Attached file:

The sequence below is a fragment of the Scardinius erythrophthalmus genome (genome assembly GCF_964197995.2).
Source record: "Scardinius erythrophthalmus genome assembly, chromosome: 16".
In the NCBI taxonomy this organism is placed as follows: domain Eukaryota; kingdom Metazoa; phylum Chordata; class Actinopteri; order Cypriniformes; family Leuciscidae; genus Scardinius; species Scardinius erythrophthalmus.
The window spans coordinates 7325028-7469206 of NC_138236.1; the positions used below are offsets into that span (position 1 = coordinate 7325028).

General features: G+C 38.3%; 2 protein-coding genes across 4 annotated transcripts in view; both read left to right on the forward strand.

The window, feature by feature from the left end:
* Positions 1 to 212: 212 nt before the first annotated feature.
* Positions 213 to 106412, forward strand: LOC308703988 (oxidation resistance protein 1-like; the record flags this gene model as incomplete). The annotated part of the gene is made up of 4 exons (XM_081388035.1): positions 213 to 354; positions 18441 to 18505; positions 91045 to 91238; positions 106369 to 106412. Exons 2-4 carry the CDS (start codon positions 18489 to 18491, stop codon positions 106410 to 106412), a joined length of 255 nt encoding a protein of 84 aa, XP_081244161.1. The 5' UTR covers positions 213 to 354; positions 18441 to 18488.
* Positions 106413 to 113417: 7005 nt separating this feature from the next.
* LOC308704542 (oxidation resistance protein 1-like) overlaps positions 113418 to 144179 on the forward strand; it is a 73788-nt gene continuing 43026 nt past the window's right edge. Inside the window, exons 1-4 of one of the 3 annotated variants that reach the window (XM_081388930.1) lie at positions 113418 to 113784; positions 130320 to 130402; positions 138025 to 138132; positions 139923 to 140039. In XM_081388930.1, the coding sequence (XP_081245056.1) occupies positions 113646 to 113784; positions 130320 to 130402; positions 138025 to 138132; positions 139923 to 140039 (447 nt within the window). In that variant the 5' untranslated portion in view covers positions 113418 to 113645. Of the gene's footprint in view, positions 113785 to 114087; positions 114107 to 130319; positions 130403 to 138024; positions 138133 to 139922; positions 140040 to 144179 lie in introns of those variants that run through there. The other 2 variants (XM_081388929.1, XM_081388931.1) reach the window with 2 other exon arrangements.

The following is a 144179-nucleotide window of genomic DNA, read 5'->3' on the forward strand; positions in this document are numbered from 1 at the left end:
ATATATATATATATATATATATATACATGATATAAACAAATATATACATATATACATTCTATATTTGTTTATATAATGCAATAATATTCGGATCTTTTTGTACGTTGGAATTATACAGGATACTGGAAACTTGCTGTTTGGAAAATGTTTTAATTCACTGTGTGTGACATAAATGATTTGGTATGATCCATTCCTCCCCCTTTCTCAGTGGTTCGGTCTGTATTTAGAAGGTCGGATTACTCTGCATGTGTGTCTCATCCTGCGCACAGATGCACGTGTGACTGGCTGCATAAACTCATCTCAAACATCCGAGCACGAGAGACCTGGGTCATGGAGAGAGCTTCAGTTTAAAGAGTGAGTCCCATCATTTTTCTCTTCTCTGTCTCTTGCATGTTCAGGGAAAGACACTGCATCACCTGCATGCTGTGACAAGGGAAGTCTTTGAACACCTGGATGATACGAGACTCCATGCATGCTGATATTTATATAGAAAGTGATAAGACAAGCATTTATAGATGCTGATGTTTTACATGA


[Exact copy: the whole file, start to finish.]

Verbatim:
The sequence below is a fragment of the Scardinius erythrophthalmus genome (genome assembly GCF_964197995.2).
Source record: "Scardinius erythrophthalmus genome assembly, chromosome: 16".
In the NCBI taxonomy this organism is placed as follows: domain Eukaryota; kingdom Metazoa; phylum Chordata; class Actinopteri; order Cypriniformes; family Leuciscidae; genus Scardinius; species Scardinius erythrophthalmus.
The window spans coordinates 7325028-7469206 of NC_138236.1; the positions used below are offsets into that span (position 1 = coordinate 7325028).

General features: G+C 38.3%; 2 protein-coding genes across 4 annotated transcripts in view; both read left to right on the forward strand.

The window, feature by feature from the left end:
* Positions 1 to 212: 212 nt before the first annotated feature.
* Positions 213 to 106412, forward strand: LOC308703988 (oxidation resistance protein 1-like; the record flags this gene model as incomplete). The annotated part of the gene is made up of 4 exons (XM_081388035.1): positions 213 to 354; positions 18441 to 18505; positions 91045 to 91238; positions 106369 to 106412. Exons 2-4 carry the CDS (start codon positions 18489 to 18491, stop codon positions 106410 to 106412), a joined length of 255 nt encoding a protein of 84 aa, XP_081244161.1. The 5' UTR covers positions 213 to 354; positions 18441 to 18488.
* Positions 106413 to 113417: 7005 nt separating this feature from the next.
* LOC308704542 (oxidation resistance protein 1-like) overlaps positions 113418 to 144179 on the forward strand; it is a 73788-nt gene continuing 43026 nt past the window's right edge. Inside the window, exons 1-4 of one of the 3 annotated variants that reach the window (XM_081388930.1) lie at positions 113418 to 113784; positions 130320 to 130402; positions 138025 to 138132; positions 139923 to 140039. In XM_081388930.1, the coding sequence (XP_081245056.1) occupies positions 113646 to 113784; positions 130320 to 130402; positions 138025 to 138132; positions 139923 to 140039 (447 nt within the window). In that variant the 5' untranslated portion in view covers positions 113418 to 113645. Of the gene's footprint in view, positions 113785 to 114087; positions 114107 to 130319; positions 130403 to 138024; positions 138133 to 139922; positions 140040 to 144179 lie in introns of those variants that run through there. The other 2 variants (XM_081388929.1, XM_081388931.1) reach the window with 2 other exon arrangements.

The following is a 144179-nucleotide window of genomic DNA, read 5'->3' on the forward strand; positions in this document are numbered from 1 at the left end:
ATATATATATATATATATATATATACATGATATAAACAAATATATACATATATACATTCTATATTTGTTTATATAATGCAATAATATTCGGATCTTTTTGTACGTTGGAATTATACAGGATACTGGAAACTTGCTGTTTGGAAAATGTTTTAATTCACTGTGTGTGACATAAATGATTTGGTATGATCCATTCCTCCCCCTTTCTCAGTGGTTCGGTCTGTATTTAGAAGGTCGGATTACTCTGCATGTGTGTCTCATCCTGCGCACAGATGCACGTGTGACTGGCTGCATAAACTCATCTCAAACATCCGAGCACGAGAGACCTGGGTCATGGAGAGAGCTTCAGTTTAAAGAGTGAGTCCCATCATTTTTCTCTTCTCTGTCTCTTGCATGTTCAGGGAAAGACACTGCATCACCTGCATGCTGTGACAAGGGAAGTCTTTGAACACCTGGATGATACGAGACTCCATGCATGCTGATATTTATATAGAAAGTGATAAGACAAGCATTTATAGATGCTGATGTTTTACATGA